Lightning Photo Will Electrify You

Perhaps it's due to its lightning speed of approximately 75 miles per second that lightning itself is so difficult to capture in a photograph. It's generally tough enough just to see lightning even when you're looking for it in a storm. This is why it's incredible to behold any photo of lightning that we can find.

But one image of lightning recently caught is literally lighting up the web, and deservedly so. The photograph, credited to Travis Roe and the United States Department of the Interior, is absolutely breathtaking ... or perhaps we should say "electrifying."

"One of the most spectacular lightning strikes we have ever seen," the U.S. Department of the Interior posted along with the photo in question on its Facebook page on Monday, May 6. "This photo was taken near the South Rim of the Grand Canyon."

More than 2,000 people have already "liked" the lightning photo on Facebook taken by Roe who had this to say about all of the positive energy lavished on his photo:

"Thanks for all of the compliments! This is one of the best lightning photos of several that I was lucky to capture that night. I've been taking lightning photographs since I was a teenager with film cameras and this was also my first time shooting lightning with a digital camera."

Another lightning photo of Roe's was posted on the U.S. Department of the Interior's Facebook page a day later on Tuesday, May 7 with the inscription, "What an amazing response to the lightning photo from the Grand Canyon we posted last night. Thanks to everyone who 'liked' or shared it. We have another one from Travis Roe that's just as amazing. Enjoy!"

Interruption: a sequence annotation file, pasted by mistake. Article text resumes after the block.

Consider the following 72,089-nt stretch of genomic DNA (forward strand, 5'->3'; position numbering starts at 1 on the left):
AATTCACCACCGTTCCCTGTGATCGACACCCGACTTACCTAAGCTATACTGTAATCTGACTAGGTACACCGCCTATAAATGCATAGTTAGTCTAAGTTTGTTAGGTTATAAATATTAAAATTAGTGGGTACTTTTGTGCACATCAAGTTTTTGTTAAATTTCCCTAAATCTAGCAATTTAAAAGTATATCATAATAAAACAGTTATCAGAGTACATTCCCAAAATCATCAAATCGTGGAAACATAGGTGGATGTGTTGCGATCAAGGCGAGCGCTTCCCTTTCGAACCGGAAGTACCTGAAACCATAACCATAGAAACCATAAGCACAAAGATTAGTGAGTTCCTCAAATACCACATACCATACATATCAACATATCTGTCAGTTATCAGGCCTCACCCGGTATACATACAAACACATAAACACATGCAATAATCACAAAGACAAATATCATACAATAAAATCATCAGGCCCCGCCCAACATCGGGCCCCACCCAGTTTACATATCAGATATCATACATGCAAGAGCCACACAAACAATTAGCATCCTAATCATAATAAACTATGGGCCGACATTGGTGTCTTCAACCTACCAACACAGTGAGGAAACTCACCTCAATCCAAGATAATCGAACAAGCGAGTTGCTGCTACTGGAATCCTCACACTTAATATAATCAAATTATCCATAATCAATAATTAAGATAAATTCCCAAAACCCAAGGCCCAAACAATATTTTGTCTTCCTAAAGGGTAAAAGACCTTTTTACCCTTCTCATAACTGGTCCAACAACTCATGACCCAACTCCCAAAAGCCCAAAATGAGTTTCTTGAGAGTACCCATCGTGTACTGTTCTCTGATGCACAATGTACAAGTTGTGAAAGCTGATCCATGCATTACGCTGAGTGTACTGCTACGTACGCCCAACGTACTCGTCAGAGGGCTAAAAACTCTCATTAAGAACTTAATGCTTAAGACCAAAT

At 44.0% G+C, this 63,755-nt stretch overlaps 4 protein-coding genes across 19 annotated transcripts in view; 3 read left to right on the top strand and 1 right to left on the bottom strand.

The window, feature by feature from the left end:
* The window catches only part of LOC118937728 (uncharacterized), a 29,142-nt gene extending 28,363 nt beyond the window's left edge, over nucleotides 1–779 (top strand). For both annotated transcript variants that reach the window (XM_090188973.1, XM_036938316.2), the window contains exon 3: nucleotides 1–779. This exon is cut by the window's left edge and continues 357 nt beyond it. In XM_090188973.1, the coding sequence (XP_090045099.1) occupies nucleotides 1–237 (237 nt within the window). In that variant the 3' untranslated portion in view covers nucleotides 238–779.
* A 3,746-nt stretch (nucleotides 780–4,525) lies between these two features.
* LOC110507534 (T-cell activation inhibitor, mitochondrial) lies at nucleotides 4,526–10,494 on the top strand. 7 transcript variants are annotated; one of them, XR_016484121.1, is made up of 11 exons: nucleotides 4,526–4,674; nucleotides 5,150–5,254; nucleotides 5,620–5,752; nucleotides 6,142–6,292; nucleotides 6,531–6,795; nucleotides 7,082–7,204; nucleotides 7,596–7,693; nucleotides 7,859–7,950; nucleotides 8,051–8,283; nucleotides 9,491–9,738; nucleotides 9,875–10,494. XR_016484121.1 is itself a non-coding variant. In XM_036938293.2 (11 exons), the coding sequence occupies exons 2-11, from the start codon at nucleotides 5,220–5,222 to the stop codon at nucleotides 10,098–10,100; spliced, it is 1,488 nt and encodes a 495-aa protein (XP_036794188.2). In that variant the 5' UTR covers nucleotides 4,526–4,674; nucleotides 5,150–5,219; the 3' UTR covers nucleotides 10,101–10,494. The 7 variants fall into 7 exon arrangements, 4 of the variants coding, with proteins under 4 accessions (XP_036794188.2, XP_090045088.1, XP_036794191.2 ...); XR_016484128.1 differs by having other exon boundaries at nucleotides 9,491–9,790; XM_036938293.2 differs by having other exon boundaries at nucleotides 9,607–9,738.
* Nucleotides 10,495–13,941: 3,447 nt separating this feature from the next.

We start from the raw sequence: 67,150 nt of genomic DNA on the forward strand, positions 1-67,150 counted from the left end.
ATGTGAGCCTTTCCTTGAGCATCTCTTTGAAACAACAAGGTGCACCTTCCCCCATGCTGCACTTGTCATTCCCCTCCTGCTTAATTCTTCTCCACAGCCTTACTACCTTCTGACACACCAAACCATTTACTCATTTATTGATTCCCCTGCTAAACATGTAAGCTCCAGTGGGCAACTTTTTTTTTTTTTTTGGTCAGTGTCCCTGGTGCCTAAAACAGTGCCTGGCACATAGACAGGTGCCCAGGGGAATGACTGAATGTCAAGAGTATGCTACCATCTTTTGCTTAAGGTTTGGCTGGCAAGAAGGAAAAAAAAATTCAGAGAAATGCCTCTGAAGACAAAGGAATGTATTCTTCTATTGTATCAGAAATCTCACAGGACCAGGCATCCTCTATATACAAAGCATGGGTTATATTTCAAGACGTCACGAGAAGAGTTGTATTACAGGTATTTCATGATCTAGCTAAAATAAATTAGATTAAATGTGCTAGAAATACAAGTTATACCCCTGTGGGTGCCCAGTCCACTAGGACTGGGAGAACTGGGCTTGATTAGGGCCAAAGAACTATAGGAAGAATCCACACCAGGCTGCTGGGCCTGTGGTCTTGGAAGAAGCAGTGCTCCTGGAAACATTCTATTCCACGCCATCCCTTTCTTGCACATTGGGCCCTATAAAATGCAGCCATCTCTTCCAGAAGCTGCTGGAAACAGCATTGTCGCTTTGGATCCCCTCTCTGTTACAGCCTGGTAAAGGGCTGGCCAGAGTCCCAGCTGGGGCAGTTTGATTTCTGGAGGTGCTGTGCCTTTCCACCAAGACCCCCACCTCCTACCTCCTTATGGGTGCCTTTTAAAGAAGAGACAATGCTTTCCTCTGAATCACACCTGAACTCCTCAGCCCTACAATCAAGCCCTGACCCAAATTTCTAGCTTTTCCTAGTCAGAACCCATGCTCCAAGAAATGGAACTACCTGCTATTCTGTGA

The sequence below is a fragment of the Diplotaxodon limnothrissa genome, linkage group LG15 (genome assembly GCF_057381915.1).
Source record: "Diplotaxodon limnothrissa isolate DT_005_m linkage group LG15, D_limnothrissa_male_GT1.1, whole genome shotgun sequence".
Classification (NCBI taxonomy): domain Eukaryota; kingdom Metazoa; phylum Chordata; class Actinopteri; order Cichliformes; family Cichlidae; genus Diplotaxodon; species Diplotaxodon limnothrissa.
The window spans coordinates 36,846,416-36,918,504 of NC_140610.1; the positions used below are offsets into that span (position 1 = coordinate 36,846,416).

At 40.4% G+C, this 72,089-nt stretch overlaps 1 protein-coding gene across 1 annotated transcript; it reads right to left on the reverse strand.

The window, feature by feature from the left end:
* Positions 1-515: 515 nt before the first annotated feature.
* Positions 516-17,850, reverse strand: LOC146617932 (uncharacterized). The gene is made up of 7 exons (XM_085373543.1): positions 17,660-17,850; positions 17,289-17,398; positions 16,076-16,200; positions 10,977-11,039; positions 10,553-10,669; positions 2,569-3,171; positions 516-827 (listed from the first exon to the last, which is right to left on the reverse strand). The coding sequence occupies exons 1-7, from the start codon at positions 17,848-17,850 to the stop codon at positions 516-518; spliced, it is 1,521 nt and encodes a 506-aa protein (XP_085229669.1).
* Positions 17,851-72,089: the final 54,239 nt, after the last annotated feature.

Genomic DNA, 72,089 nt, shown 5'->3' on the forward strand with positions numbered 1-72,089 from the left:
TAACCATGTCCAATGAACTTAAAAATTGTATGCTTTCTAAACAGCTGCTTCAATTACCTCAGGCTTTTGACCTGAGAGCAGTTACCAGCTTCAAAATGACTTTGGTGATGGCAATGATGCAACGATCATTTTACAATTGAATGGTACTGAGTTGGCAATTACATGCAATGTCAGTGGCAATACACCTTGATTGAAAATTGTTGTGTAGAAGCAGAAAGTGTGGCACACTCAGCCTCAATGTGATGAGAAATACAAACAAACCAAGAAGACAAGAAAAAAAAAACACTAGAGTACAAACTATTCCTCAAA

Responses to the photos range from the obvious "Love it!" to one commenter mentioning California Senator Diane Feinstein's recent mentioning of there being "2200 lightning strikes in a 24 hour period" on C-Span as far as the need to fight wildfires, particularly in the mostly arid regions of the state's interior.

Considering the fact that there can be more than 2,000 lightning strikes every day, it's even more remarkable to observe Roe's fantastic images of the natural phenomenon that brightens up both photos in a way that nearly looks computer-enhanced.

That nature itself can conjure up such an image without the use of Photoshop or other image enhancers is what reminds us all that sometimes it's merely a matter of looking outside for both entertainment and wonder.   

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